When The Adventures of Tintin came to America, there was a sense that it was almost an obligatory release. Even though it came from director Steven Spielberg and producer Peter Jackson – and from writers Steven Moffat, Edgar Wright and Joe Cornish – Herge’s Tintin has long been an international phenomenon that never made much of an impression on Americans. The film did okay in a busy season, but it feels like that should be way more celebrated. Tintin is Spielberg doing Indiana Jones in a way he never could before, and in doing so makes Crystal Skull look that much worse. This is Spielberg – one of the finest action directors in cinema history – unbridled. This is Spielberg not having to worry about cranes, or stuntman’s lives, or even editing. And for that The Adventures of Tintin is massively entertaining. Starring Jamie Bell, Andy Serkis, Daniel Craig, Simon Pegg and Nick Frost, Tintin is one of 2011’s most undervalued movies, and our review of the Blu-ray follows after the jump.
After a fun opening sequence that shows Tintin’s prowess as a detective, the film starts with Tintin (Bell) being drawn by Serge. While at a flea market he and his sidekick dog Snowy see a miniature boat and Tintin buys it, only for others to immediate come for the boat and threaten him. He tells them it’s not for sale and takes it home, and with his curiosity piqued decides to investigate why it’s so valued. He then learns about the boat, the Unicorn, and its story. When he returns home his house is ransacked and an American shows up to warn him about the boat, but is gunned down. Tintin’s contacted by the Thompson twins (Frost, Pegg), but they’re more interested in a local pickpocket than the violence on Tintin’s doorstep. Tintin comes in contact with Sakharine (Craig), who is the other man after the boat, and who kidnapps Tintin and sends him out on the SS Karaboudjan, with only Snowy on his tail. There Tintin meets Captian Haddock (Serkis), who’s also a prisoner for unknown reasons.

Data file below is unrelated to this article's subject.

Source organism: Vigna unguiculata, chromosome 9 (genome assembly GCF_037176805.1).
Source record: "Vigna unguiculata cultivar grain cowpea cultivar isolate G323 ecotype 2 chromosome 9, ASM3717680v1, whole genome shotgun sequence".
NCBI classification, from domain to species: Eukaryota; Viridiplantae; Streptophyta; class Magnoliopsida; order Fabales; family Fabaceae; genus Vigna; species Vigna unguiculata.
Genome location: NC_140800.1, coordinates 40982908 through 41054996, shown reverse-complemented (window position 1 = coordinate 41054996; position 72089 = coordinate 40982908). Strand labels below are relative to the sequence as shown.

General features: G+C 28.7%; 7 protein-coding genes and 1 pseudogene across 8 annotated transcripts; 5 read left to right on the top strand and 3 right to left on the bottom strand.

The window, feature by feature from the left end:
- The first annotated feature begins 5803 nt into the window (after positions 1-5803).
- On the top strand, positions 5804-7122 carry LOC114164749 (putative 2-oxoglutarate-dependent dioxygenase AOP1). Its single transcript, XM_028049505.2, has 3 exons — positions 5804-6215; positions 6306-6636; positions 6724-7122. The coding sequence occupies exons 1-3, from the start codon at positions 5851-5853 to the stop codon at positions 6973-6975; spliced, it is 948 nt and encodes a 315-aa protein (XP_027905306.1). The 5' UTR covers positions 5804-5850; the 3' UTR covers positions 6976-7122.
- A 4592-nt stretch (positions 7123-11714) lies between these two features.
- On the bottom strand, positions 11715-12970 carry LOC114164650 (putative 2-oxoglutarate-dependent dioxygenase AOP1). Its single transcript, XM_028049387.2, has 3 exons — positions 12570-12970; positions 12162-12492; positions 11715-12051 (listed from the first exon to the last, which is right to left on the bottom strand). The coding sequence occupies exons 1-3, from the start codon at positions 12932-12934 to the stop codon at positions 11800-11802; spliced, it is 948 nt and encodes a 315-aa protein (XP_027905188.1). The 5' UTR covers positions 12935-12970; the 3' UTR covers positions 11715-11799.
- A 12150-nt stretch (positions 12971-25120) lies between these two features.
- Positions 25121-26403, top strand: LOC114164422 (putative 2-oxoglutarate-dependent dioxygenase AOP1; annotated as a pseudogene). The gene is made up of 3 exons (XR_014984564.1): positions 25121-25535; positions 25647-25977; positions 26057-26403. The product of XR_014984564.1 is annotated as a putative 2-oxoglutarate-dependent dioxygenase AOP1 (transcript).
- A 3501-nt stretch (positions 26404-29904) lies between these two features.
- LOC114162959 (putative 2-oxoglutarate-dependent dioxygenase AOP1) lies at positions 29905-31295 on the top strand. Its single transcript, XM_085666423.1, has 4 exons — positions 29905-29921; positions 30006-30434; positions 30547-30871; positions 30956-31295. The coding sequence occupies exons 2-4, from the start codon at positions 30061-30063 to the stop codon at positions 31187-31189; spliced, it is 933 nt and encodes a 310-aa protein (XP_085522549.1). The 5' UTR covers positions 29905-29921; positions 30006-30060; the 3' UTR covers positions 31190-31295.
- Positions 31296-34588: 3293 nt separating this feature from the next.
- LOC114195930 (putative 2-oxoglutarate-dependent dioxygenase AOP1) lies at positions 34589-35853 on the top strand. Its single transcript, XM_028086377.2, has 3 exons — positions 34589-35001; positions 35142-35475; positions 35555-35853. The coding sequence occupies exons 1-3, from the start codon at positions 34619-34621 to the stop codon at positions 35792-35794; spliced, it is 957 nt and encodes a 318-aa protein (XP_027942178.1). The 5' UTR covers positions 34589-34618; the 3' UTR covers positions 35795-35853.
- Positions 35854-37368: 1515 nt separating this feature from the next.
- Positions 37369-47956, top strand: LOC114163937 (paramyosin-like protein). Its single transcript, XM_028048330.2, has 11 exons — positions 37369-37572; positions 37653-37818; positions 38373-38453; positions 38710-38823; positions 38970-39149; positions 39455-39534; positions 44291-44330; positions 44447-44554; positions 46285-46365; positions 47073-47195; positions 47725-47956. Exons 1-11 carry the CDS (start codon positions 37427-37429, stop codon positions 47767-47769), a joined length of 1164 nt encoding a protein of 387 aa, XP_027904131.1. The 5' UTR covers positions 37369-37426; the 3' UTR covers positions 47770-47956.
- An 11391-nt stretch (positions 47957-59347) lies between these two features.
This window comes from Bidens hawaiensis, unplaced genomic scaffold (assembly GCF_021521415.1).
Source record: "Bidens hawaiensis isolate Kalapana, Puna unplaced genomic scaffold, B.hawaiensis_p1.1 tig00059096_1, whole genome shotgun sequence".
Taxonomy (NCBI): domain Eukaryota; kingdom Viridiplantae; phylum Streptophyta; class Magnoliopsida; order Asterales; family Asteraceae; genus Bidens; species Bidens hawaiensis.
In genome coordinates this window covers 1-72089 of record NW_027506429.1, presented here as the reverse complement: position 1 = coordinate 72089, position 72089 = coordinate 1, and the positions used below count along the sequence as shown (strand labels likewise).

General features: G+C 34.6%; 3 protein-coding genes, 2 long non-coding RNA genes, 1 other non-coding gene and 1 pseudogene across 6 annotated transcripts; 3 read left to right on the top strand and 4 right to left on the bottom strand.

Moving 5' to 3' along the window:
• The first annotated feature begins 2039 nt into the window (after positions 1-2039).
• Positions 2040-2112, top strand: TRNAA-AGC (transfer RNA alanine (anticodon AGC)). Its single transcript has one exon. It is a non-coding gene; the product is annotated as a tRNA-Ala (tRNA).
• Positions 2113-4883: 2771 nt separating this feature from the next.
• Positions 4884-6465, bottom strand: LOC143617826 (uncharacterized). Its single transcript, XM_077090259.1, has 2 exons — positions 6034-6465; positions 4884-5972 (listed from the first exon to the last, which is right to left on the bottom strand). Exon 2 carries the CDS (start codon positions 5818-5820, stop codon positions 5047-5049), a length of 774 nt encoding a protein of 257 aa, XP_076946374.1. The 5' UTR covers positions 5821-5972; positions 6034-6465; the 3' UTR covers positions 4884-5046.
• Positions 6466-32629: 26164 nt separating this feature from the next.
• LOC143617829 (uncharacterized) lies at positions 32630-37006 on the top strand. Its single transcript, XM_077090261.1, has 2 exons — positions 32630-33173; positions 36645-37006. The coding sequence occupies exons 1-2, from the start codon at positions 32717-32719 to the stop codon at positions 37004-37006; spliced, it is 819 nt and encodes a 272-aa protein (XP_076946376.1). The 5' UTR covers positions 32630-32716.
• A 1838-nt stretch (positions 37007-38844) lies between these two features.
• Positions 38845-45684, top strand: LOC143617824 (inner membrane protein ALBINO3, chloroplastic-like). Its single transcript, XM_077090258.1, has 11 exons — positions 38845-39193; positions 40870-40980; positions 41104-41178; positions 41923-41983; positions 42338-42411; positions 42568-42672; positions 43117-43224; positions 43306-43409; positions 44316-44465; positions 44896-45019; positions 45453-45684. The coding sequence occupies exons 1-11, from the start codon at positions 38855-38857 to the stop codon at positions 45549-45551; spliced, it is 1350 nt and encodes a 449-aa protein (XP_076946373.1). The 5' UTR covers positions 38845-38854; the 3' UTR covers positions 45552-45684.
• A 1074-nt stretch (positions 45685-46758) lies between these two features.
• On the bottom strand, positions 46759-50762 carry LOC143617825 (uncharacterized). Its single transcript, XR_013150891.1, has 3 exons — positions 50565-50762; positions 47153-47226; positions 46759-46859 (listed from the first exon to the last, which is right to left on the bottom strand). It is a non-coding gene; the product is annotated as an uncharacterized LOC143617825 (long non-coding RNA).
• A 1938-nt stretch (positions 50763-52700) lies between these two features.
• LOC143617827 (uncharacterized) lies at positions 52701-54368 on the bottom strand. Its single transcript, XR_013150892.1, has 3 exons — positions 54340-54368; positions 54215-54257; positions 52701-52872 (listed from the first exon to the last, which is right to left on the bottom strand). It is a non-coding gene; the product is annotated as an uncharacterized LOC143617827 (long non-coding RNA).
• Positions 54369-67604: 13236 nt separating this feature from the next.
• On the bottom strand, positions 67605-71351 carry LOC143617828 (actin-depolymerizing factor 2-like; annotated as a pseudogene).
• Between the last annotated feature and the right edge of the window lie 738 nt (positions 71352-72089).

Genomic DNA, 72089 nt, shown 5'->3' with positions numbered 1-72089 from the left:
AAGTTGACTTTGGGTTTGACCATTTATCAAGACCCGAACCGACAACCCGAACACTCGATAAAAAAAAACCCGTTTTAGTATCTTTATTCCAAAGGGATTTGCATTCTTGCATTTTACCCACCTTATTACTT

The two escape, and Haddock reveals that his ancestor was the captain of the Unicorn, and he knows the secret of the Unicorn, only he’s spent so much time as a drunk he’s forgotten what he was told. It takes a while to remember, and the secret can only be found through having three parchments, which were hidden in the miniature Unicorns. Tintin has one, Sakharine another, and both know where the third one is, so it’s a race to get all three together.
Running a brisk 107 minutes, this is a sharp piece of work from everyone involved. Though some of the movement of the characters feels a little off (the motion capture sometimes gives characters a slightly weightless quality when they’re running), everything else is firing on all cylinders, and it’s a perfect kids adventure film. There’s violence and thrills, but nothing gory, while Tintin is meant to be an entertaining avatar for the audience. He’s got some fun lines here and there, but he’s if he’s a little less showy than Indiana Jones, that’s not a huge problem. It leaves more of the character work to Serkis’s Haddock, who’s a wonderfully entertaining blowhard, and to Snowy, Tintin’s amazing dog. There are great characters, on top of which Pegg and Frost are charming as the bumbling detectives.
But the star here is Steven Spielberg. Working with motion capture, and often operating the camera himself, we see him doing things that are unimaginable in live action. From crane shots off boats to perfect dissolves, to an uninterrupted action sequence that takes my breath away every time, this is just a film meant to be maximum fun once the ball starts rolling. And Spielberg hasn’t made one of his Toad’s Wild Ride films since Temple of Doom. This is kitchen sink filmmaking at its best, and Spielberg is happy to throw everything he’s ever wanted to do but couldn’t at the audience in the most appealing way possible. Just from a technical standpoint, this was one of the best and most interesting films of 2011, and I love having it on Blu.
Paramount’s Blu-ray presents the film in widescreen (2.35:1) and in DTS-HD 7.1 Surround. There’s a 3-D version out there as well, and both versions comes with a DVD and Digital copy. As a digital to digital transfer this is a stunner – there doesn’t seem to be a way for this to look better, and the soundtrack is booming and effective. There’s an eleven-part making of (96 min.) that walks through the film’s production, from the month-long shoot, to the film’s animation and scoring process. It talks to all the major players – including all three screenwriters, the stars, and the producer and director. That’s the only supplement, however, and if you’ve seen a documentary on a Spielberg film, it should play familiar, but it’s got some nice quotes from Spielberg in there, and it’s an enjoyable watch.